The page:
Have you ever wondered how different your life might have been if certain things had been just slightly different? Sometimes it seems as though all the facts of my life happened with a certain inevitability – I was always going to be raised in this town, support this football team, enjoy this type of food, […]
Feeling overwhelmed by your temptations? Michael Martinez SJ shares a personal poem and reflection that can help us process this internal tension between temptation and victory in our daily lives.
Have you ever prayed with rap music? Michael Martinez, SJ released a new album, “Worship Real”. The album’s fourth track, “Radical Prayer,” explores the question of how a deeper prayer life can lead us to live our Christian calling more radically.
“Beowulf,” the Old English epic, received a fresh take in a new translation by Maria Dahvana Headley. It’s astounding from the very first word. Reading this updated classic raises many questions. Are we victims of fate or benefactors of Divine Providence? What makes a good person? And how do we translate ancient texts, like Beowulf or even Scripture, into modern language?
What would St. Augustine have to say about freestyle rapping? It’s a remarkable talent that reveals more than just a rapper’s skills, like those showcased by the great Harry Mack. It can reveal how we are created in the image and likeness of God. And Augustine shows us how.
Through all of our joys and sorrows, we use songs as a way to express ourselves and bring us together as community. Some people use the Psalms, some use sea shanties.
Fantasy and the imagination have much to contribute to our religious experience. We’re excited to announce this new series, “Fantasy, Fiction, and Faith,” that will examine imaginative literature from the lens of faith.
“I love you” It just was the most believable utterance of that phrase I’ve ever heard, while sitting in an utterly unremarkable conference room transformed with incense and song into a place open to worship; somehow breaking through the stubborn habits of conventional self-assurance I felt forced to carry. For some, a vocation is automatic, an easy skin to fit into. For others, God’s call is great, the response is real, and yet it is something one must learn to love. Take a moment to read and pray with a reflection about my vocation, and maybe it will illuminate something about yours.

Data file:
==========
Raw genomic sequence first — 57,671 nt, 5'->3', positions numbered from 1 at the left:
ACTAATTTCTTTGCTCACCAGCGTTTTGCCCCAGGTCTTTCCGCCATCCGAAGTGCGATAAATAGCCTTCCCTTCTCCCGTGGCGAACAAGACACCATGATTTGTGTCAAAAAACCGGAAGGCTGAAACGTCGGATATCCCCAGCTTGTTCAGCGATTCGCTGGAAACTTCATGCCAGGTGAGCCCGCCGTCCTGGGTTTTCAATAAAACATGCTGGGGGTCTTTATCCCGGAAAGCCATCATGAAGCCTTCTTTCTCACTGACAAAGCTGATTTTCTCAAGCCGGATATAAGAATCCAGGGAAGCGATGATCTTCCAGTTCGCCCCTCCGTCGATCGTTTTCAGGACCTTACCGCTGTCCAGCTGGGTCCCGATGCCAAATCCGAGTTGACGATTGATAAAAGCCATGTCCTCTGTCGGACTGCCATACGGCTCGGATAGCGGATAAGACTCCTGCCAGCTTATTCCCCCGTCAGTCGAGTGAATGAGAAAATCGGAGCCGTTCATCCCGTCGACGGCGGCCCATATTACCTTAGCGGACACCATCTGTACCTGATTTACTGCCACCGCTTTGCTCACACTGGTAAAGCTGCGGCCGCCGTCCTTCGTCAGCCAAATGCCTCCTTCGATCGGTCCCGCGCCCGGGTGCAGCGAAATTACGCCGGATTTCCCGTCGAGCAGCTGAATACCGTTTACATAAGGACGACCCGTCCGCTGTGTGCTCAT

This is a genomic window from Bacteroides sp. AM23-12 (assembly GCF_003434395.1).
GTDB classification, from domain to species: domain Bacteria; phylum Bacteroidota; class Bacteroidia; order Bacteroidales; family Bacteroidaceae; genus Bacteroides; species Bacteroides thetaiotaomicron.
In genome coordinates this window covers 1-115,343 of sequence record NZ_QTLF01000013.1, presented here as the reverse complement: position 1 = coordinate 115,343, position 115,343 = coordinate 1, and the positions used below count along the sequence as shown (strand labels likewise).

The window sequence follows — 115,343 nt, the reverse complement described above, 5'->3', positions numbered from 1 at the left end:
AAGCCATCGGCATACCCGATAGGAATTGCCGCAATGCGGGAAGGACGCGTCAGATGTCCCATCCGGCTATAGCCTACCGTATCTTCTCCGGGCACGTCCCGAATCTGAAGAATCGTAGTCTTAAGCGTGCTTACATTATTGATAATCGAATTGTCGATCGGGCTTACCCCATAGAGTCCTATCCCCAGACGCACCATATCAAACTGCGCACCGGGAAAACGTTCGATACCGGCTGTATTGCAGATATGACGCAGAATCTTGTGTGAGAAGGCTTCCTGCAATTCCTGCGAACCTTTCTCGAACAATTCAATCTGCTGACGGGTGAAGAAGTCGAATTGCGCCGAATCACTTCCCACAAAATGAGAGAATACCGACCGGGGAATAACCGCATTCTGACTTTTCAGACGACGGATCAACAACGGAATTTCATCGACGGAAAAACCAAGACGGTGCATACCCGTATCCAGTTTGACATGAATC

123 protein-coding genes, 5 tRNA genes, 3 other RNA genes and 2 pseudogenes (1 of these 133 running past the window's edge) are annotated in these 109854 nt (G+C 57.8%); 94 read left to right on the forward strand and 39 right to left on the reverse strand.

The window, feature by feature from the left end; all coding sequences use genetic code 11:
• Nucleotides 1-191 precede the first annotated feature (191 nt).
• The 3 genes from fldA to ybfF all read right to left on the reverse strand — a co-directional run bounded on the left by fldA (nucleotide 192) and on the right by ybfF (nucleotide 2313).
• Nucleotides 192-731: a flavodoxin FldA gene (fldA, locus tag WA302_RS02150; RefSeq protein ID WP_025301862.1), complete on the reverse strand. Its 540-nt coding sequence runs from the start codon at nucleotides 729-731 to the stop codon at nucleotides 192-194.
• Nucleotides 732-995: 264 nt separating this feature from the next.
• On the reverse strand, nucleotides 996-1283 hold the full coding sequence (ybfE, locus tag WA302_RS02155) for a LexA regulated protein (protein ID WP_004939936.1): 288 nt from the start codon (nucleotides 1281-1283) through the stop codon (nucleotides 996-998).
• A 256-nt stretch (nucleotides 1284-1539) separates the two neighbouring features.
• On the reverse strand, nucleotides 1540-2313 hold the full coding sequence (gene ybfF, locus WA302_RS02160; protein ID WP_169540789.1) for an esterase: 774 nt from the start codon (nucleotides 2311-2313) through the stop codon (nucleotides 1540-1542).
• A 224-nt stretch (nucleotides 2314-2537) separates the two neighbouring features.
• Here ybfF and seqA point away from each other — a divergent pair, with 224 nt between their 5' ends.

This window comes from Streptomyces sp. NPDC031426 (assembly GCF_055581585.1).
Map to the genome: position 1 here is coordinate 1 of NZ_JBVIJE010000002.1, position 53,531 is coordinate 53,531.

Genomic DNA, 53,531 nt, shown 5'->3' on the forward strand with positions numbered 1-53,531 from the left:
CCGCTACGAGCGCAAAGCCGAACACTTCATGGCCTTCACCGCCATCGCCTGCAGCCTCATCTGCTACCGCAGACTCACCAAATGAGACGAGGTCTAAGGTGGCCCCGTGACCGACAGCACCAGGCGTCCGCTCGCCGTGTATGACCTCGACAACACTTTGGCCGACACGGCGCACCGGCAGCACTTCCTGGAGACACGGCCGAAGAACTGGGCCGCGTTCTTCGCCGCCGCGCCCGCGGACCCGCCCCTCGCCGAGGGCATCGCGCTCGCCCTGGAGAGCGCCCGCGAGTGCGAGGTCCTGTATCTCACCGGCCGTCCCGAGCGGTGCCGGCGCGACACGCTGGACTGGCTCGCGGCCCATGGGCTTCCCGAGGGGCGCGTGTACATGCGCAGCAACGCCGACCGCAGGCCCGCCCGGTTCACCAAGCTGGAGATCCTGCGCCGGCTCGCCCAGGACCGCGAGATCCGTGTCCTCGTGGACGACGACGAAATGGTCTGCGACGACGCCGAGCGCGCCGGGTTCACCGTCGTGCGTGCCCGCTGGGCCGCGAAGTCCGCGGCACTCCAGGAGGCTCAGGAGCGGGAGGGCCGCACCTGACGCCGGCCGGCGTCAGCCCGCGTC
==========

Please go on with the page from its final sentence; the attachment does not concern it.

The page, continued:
There are times when I don’t want to accept my present circumstances, so I enter another world with more novelty and excitement. Yet when I turn back to reality, that world evaporates and I am left feeling more alone and discouraged than before. A recent chance meeting with someone broke through this fog of drudgery to reignite the roots of life within me, reminding me to keep my faith in what God places before me each day, no matter how small or mundane.
When I take a more honest look at life, with its’ beauty, and also its’ darkness and suffering, I’m drawn to see the meaning of seeking something that transcends worldly pleasures or pursuits, even the willingness to sacrifice those things. And I want to affirm this desire to “transcend” is not an escape from reality, nor is it inhuman. It is rather a call to become even more fully and authentically human concretely in the world. Chris Williams, SJ, invites us to see this transcendence in his newest poem perfect for prayer and reflection.